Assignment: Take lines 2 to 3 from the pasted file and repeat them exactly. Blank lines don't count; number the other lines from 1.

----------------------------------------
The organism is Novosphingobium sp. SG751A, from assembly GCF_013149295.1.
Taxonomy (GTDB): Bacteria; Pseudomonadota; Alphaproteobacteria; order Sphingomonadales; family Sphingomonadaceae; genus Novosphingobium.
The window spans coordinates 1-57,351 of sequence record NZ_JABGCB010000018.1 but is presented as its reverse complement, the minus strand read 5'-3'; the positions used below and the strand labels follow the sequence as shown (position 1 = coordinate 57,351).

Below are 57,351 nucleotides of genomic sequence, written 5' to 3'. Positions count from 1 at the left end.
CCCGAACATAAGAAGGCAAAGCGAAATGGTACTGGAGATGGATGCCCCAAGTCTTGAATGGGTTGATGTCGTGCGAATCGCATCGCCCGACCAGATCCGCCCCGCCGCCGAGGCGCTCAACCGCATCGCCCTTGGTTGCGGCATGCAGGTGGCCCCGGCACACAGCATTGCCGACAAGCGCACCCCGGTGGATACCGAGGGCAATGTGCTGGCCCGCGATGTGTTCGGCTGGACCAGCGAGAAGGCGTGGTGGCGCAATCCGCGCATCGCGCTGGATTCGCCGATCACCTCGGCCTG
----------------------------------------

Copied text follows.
Taxonomy (GTDB): Bacteria; Pseudomonadota; Alphaproteobacteria; order Sphingomonadales; family Sphingomonadaceae; genus Novosphingobium.
The window spans coordinates 1-57,351 of sequence record NZ_JABGCB010000018.1 but is presented as its reverse complement, the minus strand read 5'-3'; the positions used below and the strand labels follow the sequence as shown (position 1 = coordinate 57,351).